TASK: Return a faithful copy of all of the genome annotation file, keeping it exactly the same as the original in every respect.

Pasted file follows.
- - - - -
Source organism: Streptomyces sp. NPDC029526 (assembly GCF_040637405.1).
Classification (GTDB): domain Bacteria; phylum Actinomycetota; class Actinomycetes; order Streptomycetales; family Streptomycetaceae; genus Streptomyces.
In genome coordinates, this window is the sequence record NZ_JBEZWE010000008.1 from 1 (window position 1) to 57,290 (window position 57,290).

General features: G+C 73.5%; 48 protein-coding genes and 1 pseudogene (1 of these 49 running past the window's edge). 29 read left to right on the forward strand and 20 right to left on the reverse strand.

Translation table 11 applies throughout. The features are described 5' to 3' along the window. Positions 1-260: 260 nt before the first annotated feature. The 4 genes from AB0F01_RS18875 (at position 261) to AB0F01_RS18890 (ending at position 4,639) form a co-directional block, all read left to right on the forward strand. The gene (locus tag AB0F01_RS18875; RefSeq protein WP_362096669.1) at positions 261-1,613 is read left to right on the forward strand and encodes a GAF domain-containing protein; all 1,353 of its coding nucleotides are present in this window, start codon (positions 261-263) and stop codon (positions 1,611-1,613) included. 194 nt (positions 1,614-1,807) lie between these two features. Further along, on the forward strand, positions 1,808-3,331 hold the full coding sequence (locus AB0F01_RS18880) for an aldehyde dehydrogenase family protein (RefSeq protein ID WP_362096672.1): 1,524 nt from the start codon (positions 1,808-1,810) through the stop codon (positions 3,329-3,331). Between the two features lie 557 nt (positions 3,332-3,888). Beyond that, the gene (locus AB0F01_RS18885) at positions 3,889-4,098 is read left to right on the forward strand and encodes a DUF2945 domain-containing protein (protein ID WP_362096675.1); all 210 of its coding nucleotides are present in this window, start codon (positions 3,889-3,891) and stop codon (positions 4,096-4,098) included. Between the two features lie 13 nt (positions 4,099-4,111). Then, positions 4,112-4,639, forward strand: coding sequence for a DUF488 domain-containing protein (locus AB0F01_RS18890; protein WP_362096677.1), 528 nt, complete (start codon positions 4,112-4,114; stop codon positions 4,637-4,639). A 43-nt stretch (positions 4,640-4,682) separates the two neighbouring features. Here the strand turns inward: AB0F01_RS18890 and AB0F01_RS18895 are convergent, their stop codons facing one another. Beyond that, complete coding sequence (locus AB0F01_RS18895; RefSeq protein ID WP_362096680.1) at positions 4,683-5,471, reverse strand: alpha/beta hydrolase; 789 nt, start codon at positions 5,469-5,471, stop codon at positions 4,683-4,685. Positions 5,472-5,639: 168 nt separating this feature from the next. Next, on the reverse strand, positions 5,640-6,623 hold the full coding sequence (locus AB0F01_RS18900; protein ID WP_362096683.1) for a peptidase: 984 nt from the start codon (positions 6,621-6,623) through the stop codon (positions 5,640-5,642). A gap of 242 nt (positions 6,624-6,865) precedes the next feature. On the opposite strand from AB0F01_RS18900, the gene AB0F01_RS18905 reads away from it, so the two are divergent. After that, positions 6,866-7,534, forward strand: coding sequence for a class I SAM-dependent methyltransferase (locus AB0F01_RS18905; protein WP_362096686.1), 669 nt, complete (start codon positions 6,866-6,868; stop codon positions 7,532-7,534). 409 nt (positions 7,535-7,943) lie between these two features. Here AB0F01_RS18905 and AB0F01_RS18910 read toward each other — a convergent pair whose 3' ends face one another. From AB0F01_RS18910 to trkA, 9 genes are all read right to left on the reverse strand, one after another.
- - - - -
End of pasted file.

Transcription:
Source organism: Streptomyces sp. NPDC029526 (assembly GCF_040637405.1).
Classification (GTDB): domain Bacteria; phylum Actinomycetota; class Actinomycetes; order Streptomycetales; family Streptomycetaceae; genus Streptomyces.
In genome coordinates, this window is the sequence record NZ_JBEZWE010000008.1 from 1 (window position 1) to 57,290 (window position 57,290).

General features: G+C 73.5%; 48 protein-coding genes and 1 pseudogene (1 of these 49 running past the window's edge). 29 read left to right on the forward strand and 20 right to left on the reverse strand.

Translation table 11 applies throughout. The features are described 5' to 3' along the window. Positions 1-260: 260 nt before the first annotated feature. The 4 genes from AB0F01_RS18875 (at position 261) to AB0F01_RS18890 (ending at position 4,639) form a co-directional block, all read left to right on the forward strand. The gene (locus tag AB0F01_RS18875; RefSeq protein WP_362096669.1) at positions 261-1,613 is read left to right on the forward strand and encodes a GAF domain-containing protein; all 1,353 of its coding nucleotides are present in this window, start codon (positions 261-263) and stop codon (positions 1,611-1,613) included. 194 nt (positions 1,614-1,807) lie between these two features. Further along, on the forward strand, positions 1,808-3,331 hold the full coding sequence (locus AB0F01_RS18880) for an aldehyde dehydrogenase family protein (RefSeq protein ID WP_362096672.1): 1,524 nt from the start codon (positions 1,808-1,810) through the stop codon (positions 3,329-3,331). Between the two features lie 557 nt (positions 3,332-3,888). Beyond that, the gene (locus AB0F01_RS18885) at positions 3,889-4,098 is read left to right on the forward strand and encodes a DUF2945 domain-containing protein (protein ID WP_362096675.1); all 210 of its coding nucleotides are present in this window, start codon (positions 3,889-3,891) and stop codon (positions 4,096-4,098) included. Between the two features lie 13 nt (positions 4,099-4,111). Then, positions 4,112-4,639, forward strand: coding sequence for a DUF488 domain-containing protein (locus AB0F01_RS18890; protein WP_362096677.1), 528 nt, complete (start codon positions 4,112-4,114; stop codon positions 4,637-4,639). A 43-nt stretch (positions 4,640-4,682) separates the two neighbouring features. Here the strand turns inward: AB0F01_RS18890 and AB0F01_RS18895 are convergent, their stop codons facing one another. Beyond that, complete coding sequence (locus AB0F01_RS18895; RefSeq protein ID WP_362096680.1) at positions 4,683-5,471, reverse strand: alpha/beta hydrolase; 789 nt, start codon at positions 5,469-5,471, stop codon at positions 4,683-4,685. Positions 5,472-5,639: 168 nt separating this feature from the next. Next, on the reverse strand, positions 5,640-6,623 hold the full coding sequence (locus AB0F01_RS18900; protein ID WP_362096683.1) for a peptidase: 984 nt from the start codon (positions 6,621-6,623) through the stop codon (positions 5,640-5,642). A gap of 242 nt (positions 6,624-6,865) precedes the next feature. On the opposite strand from AB0F01_RS18900, the gene AB0F01_RS18905 reads away from it, so the two are divergent. After that, positions 6,866-7,534, forward strand: coding sequence for a class I SAM-dependent methyltransferase (locus AB0F01_RS18905; protein WP_362096686.1), 669 nt, complete (start codon positions 6,866-6,868; stop codon positions 7,532-7,534). 409 nt (positions 7,535-7,943) lie between these two features. Here AB0F01_RS18905 and AB0F01_RS18910 read toward each other — a convergent pair whose 3' ends face one another. From AB0F01_RS18910 to trkA, 9 genes are all read right to left on the reverse strand, one after another.